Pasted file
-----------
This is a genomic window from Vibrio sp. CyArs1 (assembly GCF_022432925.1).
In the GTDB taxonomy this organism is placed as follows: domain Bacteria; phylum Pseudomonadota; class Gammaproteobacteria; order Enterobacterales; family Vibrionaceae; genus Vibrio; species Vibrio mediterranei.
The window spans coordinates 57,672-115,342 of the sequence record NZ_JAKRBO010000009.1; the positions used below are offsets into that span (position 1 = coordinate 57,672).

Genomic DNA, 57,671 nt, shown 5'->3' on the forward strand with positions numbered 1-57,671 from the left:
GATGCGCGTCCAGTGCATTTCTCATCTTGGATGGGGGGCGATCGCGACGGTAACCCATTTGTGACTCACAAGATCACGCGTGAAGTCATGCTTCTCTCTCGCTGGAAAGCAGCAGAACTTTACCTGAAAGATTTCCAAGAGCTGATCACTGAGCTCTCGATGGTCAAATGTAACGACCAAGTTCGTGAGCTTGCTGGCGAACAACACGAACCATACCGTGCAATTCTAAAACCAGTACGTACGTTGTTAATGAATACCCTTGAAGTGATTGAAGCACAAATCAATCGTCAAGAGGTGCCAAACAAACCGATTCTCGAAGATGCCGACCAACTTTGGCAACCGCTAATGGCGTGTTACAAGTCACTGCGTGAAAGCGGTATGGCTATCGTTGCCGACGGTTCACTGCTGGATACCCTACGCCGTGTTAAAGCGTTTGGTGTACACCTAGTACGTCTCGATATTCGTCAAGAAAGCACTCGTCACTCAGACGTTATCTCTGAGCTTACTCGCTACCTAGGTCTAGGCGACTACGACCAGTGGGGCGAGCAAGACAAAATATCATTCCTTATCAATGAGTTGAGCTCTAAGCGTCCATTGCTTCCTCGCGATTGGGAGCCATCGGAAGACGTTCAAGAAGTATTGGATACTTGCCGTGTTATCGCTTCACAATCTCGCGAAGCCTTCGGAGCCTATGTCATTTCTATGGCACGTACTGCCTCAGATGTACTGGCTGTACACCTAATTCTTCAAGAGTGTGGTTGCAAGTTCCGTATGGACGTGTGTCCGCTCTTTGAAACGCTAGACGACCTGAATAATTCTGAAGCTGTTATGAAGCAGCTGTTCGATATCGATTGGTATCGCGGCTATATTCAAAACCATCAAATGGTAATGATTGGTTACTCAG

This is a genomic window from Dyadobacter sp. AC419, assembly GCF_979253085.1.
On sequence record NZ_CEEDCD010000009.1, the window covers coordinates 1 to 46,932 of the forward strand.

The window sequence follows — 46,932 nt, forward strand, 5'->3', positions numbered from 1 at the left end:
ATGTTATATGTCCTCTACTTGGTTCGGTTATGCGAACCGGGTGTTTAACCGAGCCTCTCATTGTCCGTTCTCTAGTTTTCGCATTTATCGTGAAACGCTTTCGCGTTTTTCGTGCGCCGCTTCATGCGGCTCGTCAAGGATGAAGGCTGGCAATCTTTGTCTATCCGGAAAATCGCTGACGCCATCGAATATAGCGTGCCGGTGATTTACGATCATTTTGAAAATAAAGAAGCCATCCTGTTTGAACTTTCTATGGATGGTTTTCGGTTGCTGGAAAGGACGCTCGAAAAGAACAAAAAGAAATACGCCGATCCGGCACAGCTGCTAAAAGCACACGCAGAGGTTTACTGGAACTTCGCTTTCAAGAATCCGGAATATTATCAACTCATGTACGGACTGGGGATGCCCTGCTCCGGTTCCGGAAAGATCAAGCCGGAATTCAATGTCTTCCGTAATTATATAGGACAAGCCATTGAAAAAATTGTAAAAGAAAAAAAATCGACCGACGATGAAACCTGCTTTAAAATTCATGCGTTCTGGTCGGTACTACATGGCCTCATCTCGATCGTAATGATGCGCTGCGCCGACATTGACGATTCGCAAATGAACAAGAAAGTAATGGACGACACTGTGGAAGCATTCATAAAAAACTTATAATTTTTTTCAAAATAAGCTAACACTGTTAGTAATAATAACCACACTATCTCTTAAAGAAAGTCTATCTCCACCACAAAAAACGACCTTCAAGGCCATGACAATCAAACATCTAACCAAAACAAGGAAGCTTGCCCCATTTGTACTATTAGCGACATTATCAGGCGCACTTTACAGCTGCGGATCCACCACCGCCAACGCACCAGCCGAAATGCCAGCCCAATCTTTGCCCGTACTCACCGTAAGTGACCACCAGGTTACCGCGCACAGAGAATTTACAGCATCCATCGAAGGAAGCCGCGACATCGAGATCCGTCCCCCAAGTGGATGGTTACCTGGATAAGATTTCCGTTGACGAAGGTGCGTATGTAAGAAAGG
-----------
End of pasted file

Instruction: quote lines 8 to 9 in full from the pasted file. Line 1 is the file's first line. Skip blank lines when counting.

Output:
The window sequence follows — 46,932 nt, forward strand, 5'->3', positions numbered from 1 at the left end:
ATGTTATATGTCCTCTACTTGGTTCGGTTATGCGAACCGGGTGTTTAACCGAGCCTCTCATTGTCCGTTCTCTAGTTTTCGCATTTATCGTGAAACGCTTTCGCGTTTTTCGTGCGCCGCTTCATGCGGCTCGTCAAGGATGAAGGCTGGCAATCTTTGTCTATCCGGAAAATCGCTGACGCCATCGAATATAGCGTGCCGGTGATTTACGATCATTTTGAAAATAAAGAAGCCATCCTGTTTGAACTTTCTATGGATGGTTTTCGGTTGCTGGAAAGGACGCTCGAAAAGAACAAAAAGAAATACGCCGATCCGGCACAGCTGCTAAAAGCACACGCAGAGGTTTACTGGAACTTCGCTTTCAAGAATCCGGAATATTATCAACTCATGTACGGACTGGGGATGCCCTGCTCCGGTTCCGGAAAGATCAAGCCGGAATTCAATGTCTTCCGTAATTATATAGGACAAGCCATTGAAAAAATTGTAAAAGAAAAAAAATCGACCGACGATGAAACCTGCTTTAAAATTCATGCGTTCTGGTCGGTACTACATGGCCTCATCTCGATCGTAATGATGCGCTGCGCCGACATTGACGATTCGCAAATGAACAAGAAAGTAATGGACGACACTGTGGAAGCATTCATAAAAAACTTATAATTTTTTTCAAAATAAGCTAACACTGTTAGTAATAATAACCACACTATCTCTTAAAGAAAGTCTATCTCCACCACAAAAAACGACCTTCAAGGCCATGACAATCAAACATCTAACCAAAACAAGGAAGCTTGCCCCATTTGTACTATTAGCGACATTATCAGGCGCACTTTACAGCTGCGGATCCACCACCGCCAACGCACCAGCCGAAATGCCAGCCCAATCTTTGCCCGTACTCACCGTAAGTGACCACCAGGTTACCGCGCACAGAGAATTTACAGCATCCATCGAAGGAAGCCGCGACATCGAGATCCGTCCCCCAAGTGGATGGTTACCTGGATAAGATTTCCGTTGACGAAGGTGCGTATGTAAGAAAGG